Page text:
During our visit to a farmer located near Pamela’s farm, we had the opportunity to try a variety of fruits and vegetables generously shared by him, such as passion fruits, carrots, sugar cane, sweet potatoes, and avocados. The avocados we tried there were probably the tastiest we had ever had. However, when we asked how much he sold them for, the reality was shocking. He responded that they were only 3 shillings each, which is equivalent to €0.022. This clearly showed us the problem of exploitation and underpayment of smallholder farmers in rural areas. It highlighted the importance of valuing the work of farmers and the need for a new economic system that does so. Reading by Charles Eisenstein has been a great inspiration for us to start thinking and working on how we can allocate our efforts in supporting a new economic system that values people and our earth.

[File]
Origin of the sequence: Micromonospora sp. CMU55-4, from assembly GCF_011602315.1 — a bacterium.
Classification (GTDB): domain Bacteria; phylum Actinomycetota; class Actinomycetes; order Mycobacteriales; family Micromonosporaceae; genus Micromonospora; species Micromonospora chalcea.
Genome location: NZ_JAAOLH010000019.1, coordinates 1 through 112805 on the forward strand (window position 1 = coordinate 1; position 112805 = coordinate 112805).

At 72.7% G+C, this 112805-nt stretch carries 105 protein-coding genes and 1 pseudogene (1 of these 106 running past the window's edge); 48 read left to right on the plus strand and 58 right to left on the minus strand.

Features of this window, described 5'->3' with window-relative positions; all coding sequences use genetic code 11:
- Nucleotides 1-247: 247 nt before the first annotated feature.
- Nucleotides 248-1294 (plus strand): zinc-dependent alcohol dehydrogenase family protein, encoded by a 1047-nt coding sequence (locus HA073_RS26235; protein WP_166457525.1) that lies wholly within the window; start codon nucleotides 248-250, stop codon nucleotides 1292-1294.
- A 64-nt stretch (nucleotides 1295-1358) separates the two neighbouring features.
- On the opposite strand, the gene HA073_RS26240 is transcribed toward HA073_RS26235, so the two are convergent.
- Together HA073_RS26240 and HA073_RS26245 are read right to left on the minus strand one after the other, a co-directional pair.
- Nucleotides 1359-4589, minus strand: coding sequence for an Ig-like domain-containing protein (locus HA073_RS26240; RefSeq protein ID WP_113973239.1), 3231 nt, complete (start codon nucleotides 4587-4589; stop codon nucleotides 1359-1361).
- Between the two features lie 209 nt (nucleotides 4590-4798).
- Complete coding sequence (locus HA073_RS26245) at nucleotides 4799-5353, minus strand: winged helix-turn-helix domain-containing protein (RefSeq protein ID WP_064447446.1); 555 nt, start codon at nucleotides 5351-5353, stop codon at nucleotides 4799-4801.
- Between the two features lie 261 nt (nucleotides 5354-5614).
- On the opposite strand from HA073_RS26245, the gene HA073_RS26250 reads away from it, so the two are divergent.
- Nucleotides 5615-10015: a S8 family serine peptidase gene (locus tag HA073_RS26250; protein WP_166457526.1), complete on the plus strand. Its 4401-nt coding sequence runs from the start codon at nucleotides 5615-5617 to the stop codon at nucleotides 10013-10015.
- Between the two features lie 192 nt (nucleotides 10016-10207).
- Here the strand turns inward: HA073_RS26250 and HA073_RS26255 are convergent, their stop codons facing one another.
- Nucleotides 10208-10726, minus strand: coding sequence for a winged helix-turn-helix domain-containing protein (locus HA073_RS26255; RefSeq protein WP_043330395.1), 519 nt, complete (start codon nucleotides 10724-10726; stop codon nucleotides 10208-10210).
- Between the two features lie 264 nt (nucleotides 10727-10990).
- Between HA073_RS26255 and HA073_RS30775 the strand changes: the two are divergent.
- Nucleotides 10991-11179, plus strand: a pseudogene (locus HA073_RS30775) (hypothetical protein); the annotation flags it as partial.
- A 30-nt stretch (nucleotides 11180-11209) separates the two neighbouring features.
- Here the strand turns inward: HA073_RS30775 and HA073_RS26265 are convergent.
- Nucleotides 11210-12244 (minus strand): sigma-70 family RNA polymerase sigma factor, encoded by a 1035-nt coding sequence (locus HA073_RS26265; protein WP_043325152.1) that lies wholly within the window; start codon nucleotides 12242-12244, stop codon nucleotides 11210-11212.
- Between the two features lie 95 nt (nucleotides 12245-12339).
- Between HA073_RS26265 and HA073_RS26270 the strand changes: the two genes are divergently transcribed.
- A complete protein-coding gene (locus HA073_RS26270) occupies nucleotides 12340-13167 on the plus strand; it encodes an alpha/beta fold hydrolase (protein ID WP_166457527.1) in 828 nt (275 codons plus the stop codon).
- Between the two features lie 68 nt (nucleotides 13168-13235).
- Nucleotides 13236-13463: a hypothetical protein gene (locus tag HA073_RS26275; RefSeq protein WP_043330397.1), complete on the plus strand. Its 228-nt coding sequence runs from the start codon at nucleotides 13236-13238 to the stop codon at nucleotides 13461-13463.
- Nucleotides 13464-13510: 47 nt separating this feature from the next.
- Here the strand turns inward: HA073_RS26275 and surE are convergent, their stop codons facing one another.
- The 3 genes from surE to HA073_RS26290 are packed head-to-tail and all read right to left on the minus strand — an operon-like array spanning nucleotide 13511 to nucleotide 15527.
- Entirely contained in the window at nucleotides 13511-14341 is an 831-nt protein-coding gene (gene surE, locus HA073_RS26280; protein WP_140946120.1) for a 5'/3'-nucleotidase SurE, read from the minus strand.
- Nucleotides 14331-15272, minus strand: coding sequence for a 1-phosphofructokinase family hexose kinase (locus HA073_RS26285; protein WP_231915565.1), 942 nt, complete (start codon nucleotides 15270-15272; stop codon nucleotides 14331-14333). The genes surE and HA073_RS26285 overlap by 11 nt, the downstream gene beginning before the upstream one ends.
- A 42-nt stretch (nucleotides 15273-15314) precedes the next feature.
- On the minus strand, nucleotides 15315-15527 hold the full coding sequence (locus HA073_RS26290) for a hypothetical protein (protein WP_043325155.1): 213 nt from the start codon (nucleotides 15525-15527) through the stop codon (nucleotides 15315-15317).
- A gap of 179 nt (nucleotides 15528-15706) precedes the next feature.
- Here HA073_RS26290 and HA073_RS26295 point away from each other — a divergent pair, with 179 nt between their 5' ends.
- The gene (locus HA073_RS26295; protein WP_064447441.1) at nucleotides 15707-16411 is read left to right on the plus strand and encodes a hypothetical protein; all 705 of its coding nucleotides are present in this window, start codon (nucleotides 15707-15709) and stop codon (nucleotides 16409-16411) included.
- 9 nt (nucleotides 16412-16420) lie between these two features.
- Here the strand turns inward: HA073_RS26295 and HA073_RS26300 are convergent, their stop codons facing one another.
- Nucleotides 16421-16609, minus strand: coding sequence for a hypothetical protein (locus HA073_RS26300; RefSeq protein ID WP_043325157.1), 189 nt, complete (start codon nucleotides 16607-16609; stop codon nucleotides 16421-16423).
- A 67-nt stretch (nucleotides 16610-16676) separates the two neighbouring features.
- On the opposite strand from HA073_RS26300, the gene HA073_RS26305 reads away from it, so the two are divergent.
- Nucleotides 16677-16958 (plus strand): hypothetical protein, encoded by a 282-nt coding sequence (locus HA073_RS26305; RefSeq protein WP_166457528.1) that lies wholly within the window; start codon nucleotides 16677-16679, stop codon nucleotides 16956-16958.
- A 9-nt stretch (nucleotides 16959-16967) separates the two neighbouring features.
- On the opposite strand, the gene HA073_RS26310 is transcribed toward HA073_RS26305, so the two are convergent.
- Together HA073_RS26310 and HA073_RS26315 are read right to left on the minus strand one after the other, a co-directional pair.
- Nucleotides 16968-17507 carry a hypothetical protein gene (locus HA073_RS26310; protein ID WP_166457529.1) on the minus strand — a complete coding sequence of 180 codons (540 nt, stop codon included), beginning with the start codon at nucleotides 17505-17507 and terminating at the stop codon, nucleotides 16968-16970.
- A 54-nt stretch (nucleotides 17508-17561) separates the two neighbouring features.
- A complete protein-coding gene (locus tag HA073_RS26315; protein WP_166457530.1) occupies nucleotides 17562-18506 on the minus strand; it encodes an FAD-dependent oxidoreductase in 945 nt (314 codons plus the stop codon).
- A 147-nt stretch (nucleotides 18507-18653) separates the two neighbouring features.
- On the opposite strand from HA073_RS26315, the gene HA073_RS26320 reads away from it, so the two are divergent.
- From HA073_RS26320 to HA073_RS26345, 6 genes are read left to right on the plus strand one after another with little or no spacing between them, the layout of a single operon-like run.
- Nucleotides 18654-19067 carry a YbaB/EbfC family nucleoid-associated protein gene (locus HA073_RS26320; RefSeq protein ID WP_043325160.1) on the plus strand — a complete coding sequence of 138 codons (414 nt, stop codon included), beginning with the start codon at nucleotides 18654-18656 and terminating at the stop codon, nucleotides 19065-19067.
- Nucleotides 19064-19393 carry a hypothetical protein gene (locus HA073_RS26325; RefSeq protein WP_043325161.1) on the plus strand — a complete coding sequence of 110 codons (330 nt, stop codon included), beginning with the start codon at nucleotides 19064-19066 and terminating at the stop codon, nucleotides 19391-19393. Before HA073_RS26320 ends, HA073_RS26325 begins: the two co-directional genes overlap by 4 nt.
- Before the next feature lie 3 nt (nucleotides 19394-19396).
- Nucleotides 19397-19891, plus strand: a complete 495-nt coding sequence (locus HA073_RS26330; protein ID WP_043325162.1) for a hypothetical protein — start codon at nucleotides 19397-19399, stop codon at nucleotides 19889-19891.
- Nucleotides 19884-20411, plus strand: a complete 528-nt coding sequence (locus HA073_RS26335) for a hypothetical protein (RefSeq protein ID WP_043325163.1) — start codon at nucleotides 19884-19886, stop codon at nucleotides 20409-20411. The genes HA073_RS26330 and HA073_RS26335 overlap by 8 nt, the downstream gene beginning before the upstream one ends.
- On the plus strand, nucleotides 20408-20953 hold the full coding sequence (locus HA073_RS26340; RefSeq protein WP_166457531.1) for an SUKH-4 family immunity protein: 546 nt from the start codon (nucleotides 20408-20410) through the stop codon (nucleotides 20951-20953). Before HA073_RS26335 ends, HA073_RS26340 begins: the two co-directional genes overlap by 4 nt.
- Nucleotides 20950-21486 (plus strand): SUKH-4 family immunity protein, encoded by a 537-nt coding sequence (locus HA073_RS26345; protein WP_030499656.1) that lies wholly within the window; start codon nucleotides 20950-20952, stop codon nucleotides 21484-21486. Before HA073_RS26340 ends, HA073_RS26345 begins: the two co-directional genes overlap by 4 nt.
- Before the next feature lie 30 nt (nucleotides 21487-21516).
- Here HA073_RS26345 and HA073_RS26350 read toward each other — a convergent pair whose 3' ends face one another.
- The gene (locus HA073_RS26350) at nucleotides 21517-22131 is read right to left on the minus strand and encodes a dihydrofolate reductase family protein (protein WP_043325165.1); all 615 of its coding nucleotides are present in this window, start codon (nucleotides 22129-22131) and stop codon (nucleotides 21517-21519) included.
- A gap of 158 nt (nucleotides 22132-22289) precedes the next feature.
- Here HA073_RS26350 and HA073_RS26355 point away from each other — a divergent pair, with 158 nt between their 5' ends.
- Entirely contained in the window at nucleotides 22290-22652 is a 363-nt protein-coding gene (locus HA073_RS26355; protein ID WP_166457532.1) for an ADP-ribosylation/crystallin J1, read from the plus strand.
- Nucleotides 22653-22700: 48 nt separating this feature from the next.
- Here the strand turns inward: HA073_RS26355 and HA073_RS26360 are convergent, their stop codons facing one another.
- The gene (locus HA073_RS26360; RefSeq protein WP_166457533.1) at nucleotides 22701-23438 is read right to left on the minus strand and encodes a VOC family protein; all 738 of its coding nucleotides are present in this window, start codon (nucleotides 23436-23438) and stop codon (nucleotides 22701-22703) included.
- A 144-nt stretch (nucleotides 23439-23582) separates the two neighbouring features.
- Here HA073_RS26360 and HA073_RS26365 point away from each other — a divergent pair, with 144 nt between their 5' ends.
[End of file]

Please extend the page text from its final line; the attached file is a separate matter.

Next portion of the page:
After visiting farms in Embu county, we continued our cycling journey to Laikipia county. In just a few kilometers, we experienced a completely different landscape and climate zone. While Embu county was characterized by a lush and humid landscape, Laikipia had a very dry landscape. We arrived at the Laikipia Permaculture Center (LPC) which helps surrounding livestock-dependent communities struggling with drought and erosion transition to sustainable farming practices.
Joseph, the founder of LPC, is an incredibly dedicated farmer and activist. He works with his team, 960 individual farmers, and 13 women’s groups, to construct model farms that demonstrate what people could produce in small plots of land to sustain themselves, without the need for any external inputs. During our one-week stay, we learned a lot about how they not only produce food but also make value-added products such as aloe soap, aloe-based cosmetic products, moringa powder, herbal teas, honey, cactus pear fruit jam, and even wine, which was extremely tasty.
The cactus fruit, also known as prickly pear or Opuntia, was introduced by British settlers in the 1940s, who brought the plant from Latin America as an ornament and as a way to fence their plots of land. However, in recent years the plant has become an invasive species that kills shrubs, plants, and livestock. Making value-added products out of this invasive plant helps the communities in the Laikipia region to earn additional income.